(This should fix an earlier attempt...) I don't see how one can prove that $V$ is the union of that particular chain, but here is a variant, from which we still get finite axiomatizability.

Suppose for a warm-up that the model $(M,j)$ of wholeness has wellfounded $\omega$. Define the critical sequence $\left<\kappa_n\bigm|n<\omega\right>$ externally (not in $M$). Claim: this sequence is cofinal in $\mathrm{OR}^M$. Otherwise let $\delta$ be an ordinal such that $\kappa_n<\delta$ for all $n<\omega$; then $k=j\upharpoonright V^M_{\delta+2}:V^M_{\delta+2}\to j(V^M_{\delta+2})$ is elementary and $k\in M$.
Since $M$ has wellfounded $\omega$, it follows
that $\sup_{n<\omega}\kappa_n\in M$,
and so we can take $\delta=\sup_{n<\omega}\kappa_n$, and then $j(\delta)=\delta$ and $k$ contradicts Kunen in $M$. So, since the sequence is cofinal in $\mathrm{OR}^M$, $M$ is the (external) union of the elementary chain $\left<V^M_{\kappa_n}\right>_{n<\omega}$, hence models ZF.

If $M$ has illfounded $\omega$, I don't see that we can make the same conclusion about the elementary chain (and see the comment above for a counterexample).
But I claim that there is an "internal critical sequence"
$\left<\kappa_n\bigm|n\in X\right>$ for some initial segment $X$ of $\omega^M$ (possibly a proper cut) such that each proper segment of the sequence is in $M$, and then this sequence is cofinal in $\mathrm{OR}^M$
and $M$ is the union of the corresponding elementary chain of $V^M_{\kappa_n}$, so we still get a version of the desired thing.
For given $\delta\in\mathrm{OR}^M$, we have $j\upharpoonright V^M_\delta\in M$, and can use this, working in $M$, to define some critical sequence $\left<\kappa^\delta_n\bigm|n\in X^\delta\right>$, with $X^\delta$ the largest possible initial segment of $\omega^M$. If $\delta<\beta$
then the sequence defined using $\delta$ is an initial segment of that defined with $\beta$. So let $X=\bigcup_{\delta\in\mathrm{OR}^M}X^\delta$, and $\kappa_n=\kappa^\beta_n$ for $n\in X$. Note that $X$ has no largest element. Now suppose that there is $\delta\in\mathrm{OR}^M$ such that $\kappa_n<\delta$ for all $n\in X$. Using $j\upharpoonright V^M_\delta$ we get that $X=\omega^M$ (using an overspill argument). But then we have $\delta'=\sup_{n\in\omega^M}\kappa_n\in M$ (computed from $j\upharpoonright V^M_\delta$), and can contradict Kunen in $M$.

Now observe that $M\models$"$V^M_{\kappa_m}\preccurlyeq V^M_{\kappa_n}$"
whenever $m<n$ with $m,n\in X$: This is just because $M\models$"$V^M_{\kappa_0}\preccurlyeq V^M_{\kappa_1}$", and so working in $M$, where we have $j\upharpoonright V_\delta$ for arbitratily large $\delta$s, by induction, we get $M\models$"$V^M_{\kappa_i}\preccurlyeq V^M_{\kappa_{i+1}}$" for each $i\in X$, which also by induction in $M$ is enough. It follows that (outside $M$) $V^M_{\kappa_m}\preccurlyeq V^M_{\kappa_n}$ for $m,n$ as above. Therefore $M$ is the union of this elementary chain.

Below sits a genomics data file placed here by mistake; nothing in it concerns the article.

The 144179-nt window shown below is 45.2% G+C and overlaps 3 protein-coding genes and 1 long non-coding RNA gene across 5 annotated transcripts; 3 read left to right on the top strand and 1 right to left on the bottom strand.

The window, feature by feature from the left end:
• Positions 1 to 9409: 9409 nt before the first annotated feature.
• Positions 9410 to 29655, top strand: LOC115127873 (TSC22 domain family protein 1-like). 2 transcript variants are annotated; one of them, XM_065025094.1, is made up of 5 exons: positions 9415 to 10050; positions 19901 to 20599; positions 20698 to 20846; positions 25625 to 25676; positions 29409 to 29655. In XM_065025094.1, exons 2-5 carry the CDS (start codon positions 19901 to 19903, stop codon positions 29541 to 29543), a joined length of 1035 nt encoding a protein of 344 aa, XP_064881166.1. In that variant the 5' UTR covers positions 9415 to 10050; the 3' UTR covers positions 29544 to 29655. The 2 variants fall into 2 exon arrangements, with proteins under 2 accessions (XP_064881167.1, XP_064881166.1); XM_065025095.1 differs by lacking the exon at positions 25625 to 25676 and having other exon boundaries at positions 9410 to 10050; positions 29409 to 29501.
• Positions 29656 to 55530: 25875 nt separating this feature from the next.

Therefore (in either case) we get $M\models\mathrm{ZF}$, and hence finite axiomatizability of WA0.

Note this seems to leave the possibility that $X\subsetneq\omega^M$.
And in fact this can happen. Just start with a model $(M,j)$ of WA0
with $\omega^M$ illfounded and $\omega\subsetneq X$ where $X$ is as above (we get this by taking an ultraproduct of a countable model as in the comment above). We may assume $X=\omega^V$. Let $X'$ be any proper cut of $\omega^V$ and $V'=\bigcup_{n\in X'}V^V_{\kappa_n}$ where $\left<\kappa_n\bigm|n\in X\right>$ is as above. Let $j'=j\upharpoonright M'$. Then note that $j':M'\to M'$ is cofinal and $\Sigma_0$-elementary, since $M'$ is the union of the elementary chain $\left<V^M_{\kappa_n}\right>_{n\in X'}$. But then $M'\models\mathrm{ZF}$, so it follows that $j'$ is in fact fully elementary. And the other axioms of WA0 easily hold for $(M',j')$. Now if we start with $(M',j')$, we would get $X'$ via the process above, but $X'\subsetneq\omega^M=\omega^{M'}$.

Remark: It looks to me like essentially the same thing works for WA$n$.
E.g. for $n=1$, use WA$0$ + the axiom "For every set $x$ and $\Sigma_1$ formula $\varphi$ and parameter $p$, there is a set $y$ such that for all $z\in x$, we have $z\in y$ iff there is $\alpha\in\mathrm{OR}$ and a satisfaction relation for $(V_\alpha,j\upharpoonright V_\alpha)$ witnessing that $(V_\alpha,j\upharpoonright V_\alpha))\models\varphi(p,z)$". This incorporates possibly nonstandard formulas $\varphi$ in the usual way.